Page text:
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Charts and canons

Compiling charts and deciding the order of favourites is an amusing pastime. For me, the cursoriness of the deed and the knowledge that they will change again shortly are all part of the charm. Conversely, I have less regard for the drawing up of canons, as they presume to establish a certain ‘objective truth’ for a longer period. Canons stifle development when they become required material.
In practice, however, a museum is more involved with canons than with charts. The very act of selecting works of art from the vast range on offer and placing them literally or figuratively on a pedestal in an isolated environment is, in itself, setting up a hierarchy. At the Kröller-Müller Museum, we are acutely aware of this function of the museum and thus always attempt to emphasize the relativity of it, but also its importance. That is why we reserve an important role for the marginal as breeding-ground for the centre, the canonical if you will.
We are also aware that in selecting the contemporary art for our museum, we give less consideration to the preferences of the general public than we would like. In that regard, our mission is highly coloured by idealistic points of departure, for instance to focus attention on the new and unknown. I also believe that a museum for modern and contemporary art must do this, because otherwise it is in danger of losing its right to exist.
In the well-over one hundred years of our collecting activities, more than 20.000 art objects have been assembled. Although this is a modest collection for a medium-sized museum, it does still mean that as a visitor, you will only ever be able to view a small part of the collection. Traditionally, the museum staff decides which pieces will be on display. In the past, there have indeed been experiments with guest curators or other individuals and groups, but it is a rare occurrence that the public can directly influence an exhibition with works from the museum’s depot. Via we now offer the opportunity to choose your Top Three out of 100 works on paper (a half a percent of our collection!). On the closing date of 17 January 2010, this will result in a Top 50 compiled from all the participants votes, which will also be shown in an actual exhibition from February 7th. In this way, we hope to react more directly to the wishes of our visitors, but also to allow them to discover and enjoy more of our collection. If successful, we will make use of this possibility more regularly: then there will still be 199 projects to go! Enjoy making your list.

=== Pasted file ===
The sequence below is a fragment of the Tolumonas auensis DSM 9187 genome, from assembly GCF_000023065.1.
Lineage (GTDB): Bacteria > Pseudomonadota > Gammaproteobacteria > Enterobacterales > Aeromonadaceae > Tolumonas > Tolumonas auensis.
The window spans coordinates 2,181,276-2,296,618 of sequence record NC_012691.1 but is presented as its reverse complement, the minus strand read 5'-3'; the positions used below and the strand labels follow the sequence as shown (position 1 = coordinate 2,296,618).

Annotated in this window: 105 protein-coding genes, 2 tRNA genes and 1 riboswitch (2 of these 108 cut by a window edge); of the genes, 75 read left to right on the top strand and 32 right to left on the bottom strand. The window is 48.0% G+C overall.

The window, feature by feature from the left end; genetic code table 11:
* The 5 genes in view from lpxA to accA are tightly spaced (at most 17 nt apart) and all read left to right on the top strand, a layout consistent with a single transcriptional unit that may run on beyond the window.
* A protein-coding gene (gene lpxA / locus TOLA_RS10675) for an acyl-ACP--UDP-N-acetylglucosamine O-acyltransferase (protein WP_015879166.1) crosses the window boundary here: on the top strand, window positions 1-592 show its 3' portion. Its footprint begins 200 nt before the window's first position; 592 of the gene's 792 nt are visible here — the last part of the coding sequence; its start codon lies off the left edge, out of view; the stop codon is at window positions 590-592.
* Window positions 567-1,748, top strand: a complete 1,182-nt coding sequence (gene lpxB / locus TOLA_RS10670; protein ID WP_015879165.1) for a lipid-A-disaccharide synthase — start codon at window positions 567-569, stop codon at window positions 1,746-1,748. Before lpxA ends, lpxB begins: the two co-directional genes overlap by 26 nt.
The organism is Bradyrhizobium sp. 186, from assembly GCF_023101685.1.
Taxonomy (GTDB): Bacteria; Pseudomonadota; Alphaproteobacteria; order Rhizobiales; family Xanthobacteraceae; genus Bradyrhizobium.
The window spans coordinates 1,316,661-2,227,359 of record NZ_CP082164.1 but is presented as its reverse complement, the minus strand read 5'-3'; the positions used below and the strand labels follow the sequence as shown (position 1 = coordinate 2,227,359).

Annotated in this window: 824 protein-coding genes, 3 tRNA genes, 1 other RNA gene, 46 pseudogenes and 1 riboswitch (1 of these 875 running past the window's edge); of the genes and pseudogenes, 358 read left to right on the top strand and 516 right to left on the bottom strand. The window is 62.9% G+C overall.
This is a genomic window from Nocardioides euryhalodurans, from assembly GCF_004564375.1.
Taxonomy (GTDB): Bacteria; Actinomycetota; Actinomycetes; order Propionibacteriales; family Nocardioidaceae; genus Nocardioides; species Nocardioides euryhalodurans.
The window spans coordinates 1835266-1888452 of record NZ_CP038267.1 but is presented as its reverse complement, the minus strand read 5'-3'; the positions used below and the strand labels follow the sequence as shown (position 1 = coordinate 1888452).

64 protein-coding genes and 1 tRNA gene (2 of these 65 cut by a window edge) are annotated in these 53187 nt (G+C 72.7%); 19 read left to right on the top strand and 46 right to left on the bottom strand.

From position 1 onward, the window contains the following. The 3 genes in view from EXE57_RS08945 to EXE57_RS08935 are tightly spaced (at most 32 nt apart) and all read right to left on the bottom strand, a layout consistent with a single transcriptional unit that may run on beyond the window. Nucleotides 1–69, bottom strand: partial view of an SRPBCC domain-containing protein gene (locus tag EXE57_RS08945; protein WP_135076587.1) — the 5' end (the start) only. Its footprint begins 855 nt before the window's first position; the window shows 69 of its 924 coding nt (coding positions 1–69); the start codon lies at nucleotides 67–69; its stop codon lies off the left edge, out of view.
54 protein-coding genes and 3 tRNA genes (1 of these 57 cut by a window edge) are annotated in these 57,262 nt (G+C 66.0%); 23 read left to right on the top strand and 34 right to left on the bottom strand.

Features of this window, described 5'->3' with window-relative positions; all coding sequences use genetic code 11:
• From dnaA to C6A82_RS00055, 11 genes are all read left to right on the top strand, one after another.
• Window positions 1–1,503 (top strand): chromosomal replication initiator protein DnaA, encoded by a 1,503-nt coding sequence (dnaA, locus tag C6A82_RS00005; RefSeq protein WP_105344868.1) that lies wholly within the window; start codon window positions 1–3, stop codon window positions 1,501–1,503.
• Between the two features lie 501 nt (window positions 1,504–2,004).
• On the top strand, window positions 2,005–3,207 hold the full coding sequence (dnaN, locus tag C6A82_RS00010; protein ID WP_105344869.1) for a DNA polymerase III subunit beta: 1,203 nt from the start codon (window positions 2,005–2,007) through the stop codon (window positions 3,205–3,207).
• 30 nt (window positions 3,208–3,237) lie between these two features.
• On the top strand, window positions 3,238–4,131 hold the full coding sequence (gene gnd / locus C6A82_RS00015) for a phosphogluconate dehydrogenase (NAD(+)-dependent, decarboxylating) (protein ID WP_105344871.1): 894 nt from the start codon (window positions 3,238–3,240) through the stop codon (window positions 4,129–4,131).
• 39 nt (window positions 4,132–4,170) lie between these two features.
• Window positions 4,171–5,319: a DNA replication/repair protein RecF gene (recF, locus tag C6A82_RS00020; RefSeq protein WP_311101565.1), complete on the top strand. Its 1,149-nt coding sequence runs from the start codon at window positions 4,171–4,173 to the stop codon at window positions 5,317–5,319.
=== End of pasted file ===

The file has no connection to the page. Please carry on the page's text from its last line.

Evert van Straaten
January 2010